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Nightly medals ceremonies key to drawing people

Olympic sponsors and NOCs looking for ‘wow’ factor for their clients



Olympic sponsors and sport committees are unlikely to stay and play in Whistler after watching events if there are no nightly medal ceremonies in the village.

That message was presented to Whistler businesses at a conference Tuesday. A decision on the nightly medals ceremonies was expected Wednesday. (See story page 18.)

Most big sponsors and the national Olympic committees are based in Vancouver for the 2010 Games, with planned four-night stays in Whistler or day trips by bus.

"If the event ends early, say in mid-afternoon, if we have a reason to stay for the evening we will stay here in Whistler, do an activity, have dinner and then take in the ceremonies at the Celebration Plaza at night," Grace Malella, general manager for UK based Sports World, said Tuesday.

"But if there is not a reason to stay then we will get the coach back to Vancouver."

That is worrying news for the community, said Councillor Chris Quinlan.

"I am concerned about their perception around this," he said Tuesday night at a standing room only event to bring Whistler businesses together with agencies that book Olympic packages for sponsors and sport committees.

Quinlan said he planned to meet with representatives of the agencies to explain Whistler's multi-million dollar celebration plan which will see arts, music, and other entertainment spread throughout the village. Whistler plans to have nightly concerts and entertainment at the $13.4 million Celebration Plaza throughout the Games.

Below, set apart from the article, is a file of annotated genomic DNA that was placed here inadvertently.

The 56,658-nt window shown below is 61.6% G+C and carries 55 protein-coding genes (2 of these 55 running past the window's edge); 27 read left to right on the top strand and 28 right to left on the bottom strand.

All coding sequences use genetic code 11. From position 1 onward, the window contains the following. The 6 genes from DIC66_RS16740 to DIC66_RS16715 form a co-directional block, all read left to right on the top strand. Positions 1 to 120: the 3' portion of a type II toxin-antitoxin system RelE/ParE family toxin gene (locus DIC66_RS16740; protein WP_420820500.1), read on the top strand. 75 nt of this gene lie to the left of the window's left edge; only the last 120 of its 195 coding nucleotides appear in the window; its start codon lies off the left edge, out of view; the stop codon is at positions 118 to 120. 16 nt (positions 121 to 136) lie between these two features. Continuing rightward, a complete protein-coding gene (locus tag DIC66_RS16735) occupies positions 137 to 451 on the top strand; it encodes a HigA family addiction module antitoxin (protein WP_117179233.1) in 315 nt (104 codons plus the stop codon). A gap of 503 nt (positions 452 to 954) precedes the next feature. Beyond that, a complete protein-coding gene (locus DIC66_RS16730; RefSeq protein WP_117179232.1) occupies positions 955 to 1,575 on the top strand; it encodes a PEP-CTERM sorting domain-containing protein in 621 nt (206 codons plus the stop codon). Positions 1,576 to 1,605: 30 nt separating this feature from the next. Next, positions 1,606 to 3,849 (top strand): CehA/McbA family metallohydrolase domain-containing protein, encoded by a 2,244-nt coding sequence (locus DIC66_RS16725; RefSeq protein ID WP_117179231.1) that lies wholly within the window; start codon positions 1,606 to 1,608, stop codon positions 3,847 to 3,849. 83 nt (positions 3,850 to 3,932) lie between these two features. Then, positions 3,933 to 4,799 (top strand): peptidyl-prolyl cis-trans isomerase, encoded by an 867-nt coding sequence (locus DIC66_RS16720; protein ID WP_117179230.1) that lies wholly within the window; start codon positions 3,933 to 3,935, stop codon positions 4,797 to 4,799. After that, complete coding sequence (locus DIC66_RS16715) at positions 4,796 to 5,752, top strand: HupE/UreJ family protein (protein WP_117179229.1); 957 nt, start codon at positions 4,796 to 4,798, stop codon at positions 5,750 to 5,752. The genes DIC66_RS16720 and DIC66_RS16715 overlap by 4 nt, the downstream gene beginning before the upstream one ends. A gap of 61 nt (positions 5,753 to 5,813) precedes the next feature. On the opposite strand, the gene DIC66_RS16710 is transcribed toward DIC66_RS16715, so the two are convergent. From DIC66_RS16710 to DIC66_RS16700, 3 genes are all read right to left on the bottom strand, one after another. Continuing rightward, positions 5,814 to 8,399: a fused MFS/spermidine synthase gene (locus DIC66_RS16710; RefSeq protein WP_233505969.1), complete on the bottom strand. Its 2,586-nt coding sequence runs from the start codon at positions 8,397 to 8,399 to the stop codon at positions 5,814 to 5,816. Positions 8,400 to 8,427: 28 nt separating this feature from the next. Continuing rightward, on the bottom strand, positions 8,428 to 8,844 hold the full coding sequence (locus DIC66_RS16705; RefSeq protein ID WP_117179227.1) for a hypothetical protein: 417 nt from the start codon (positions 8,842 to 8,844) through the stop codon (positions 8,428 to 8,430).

"I am a little concerned that our partners haven't shared... how well this is going to run and what an amazing experience this is going to be," said Quinlan.

"It is important that they are aware of the way the community had really embraced this opportunity to provide an amazing experience for the people who are coming and we are going to make the best of Celebration Plaza. It is going to be a hell of a show."

The Vancouver Organizing Committee decided earlier this year that they would move the awarding of the Olympic medals from the Celebration Plaza to the event sites to save money.

The decision, which has been questioned by the International Olympic Committee, is now being looked at again and a final decision should have been made Wednesday.

Pete Moore, director of Olympic operations for SportsMark Management Group said his sponsor clients are looking for something unique to do outside of the time they spend at the Olympic events.

A nightly medal ceremony could be a key part of that.

"It is part of adding to that overall experience that we are looking at," he said.

Both Malella and Moore said that the global economic crisis is also affecting the way their clients are booking for these Games.

It is unlikely that they will book out entire restaurants for the duration of the Games. And gone are the days of the $450 meal per guest.

"It is an unfortunate situation, the economic reality at the moment," said Malella.

"It doesn't mean (our clients) are going to pull their programs but they have to be very conscious about what they are doing.

"I don't work with Panasonic, but just as an example, a couple of months ago they had to lay off 15,000 people worldwide. They are very conscious of not having a journalist come in and go; 'they are swanning it and splashing money all over the place.'"

Both Moore and Malella are now working to line-up how their clients will spend time in Whistler. Both are looking to offer an experience that is seamless and exceptional.

They said clients are very excited about coming to the resort. But, said Moore, if his company is not convinced that the experience will blow the client's socks off they won't come.

"Looking back to Torino and Sestriere (the Italian host of the 2006 Games) it was a very logistically challenging event for our guests to go to," said Moore.

"And a lot of us decided to give our tickets back because we weren't going to give an experience that we felt was going to be negative to the type of people we bring to the Games, and that is what we have to analyze with all of these venues: Is this experience going to be an experience we want our guests to have?"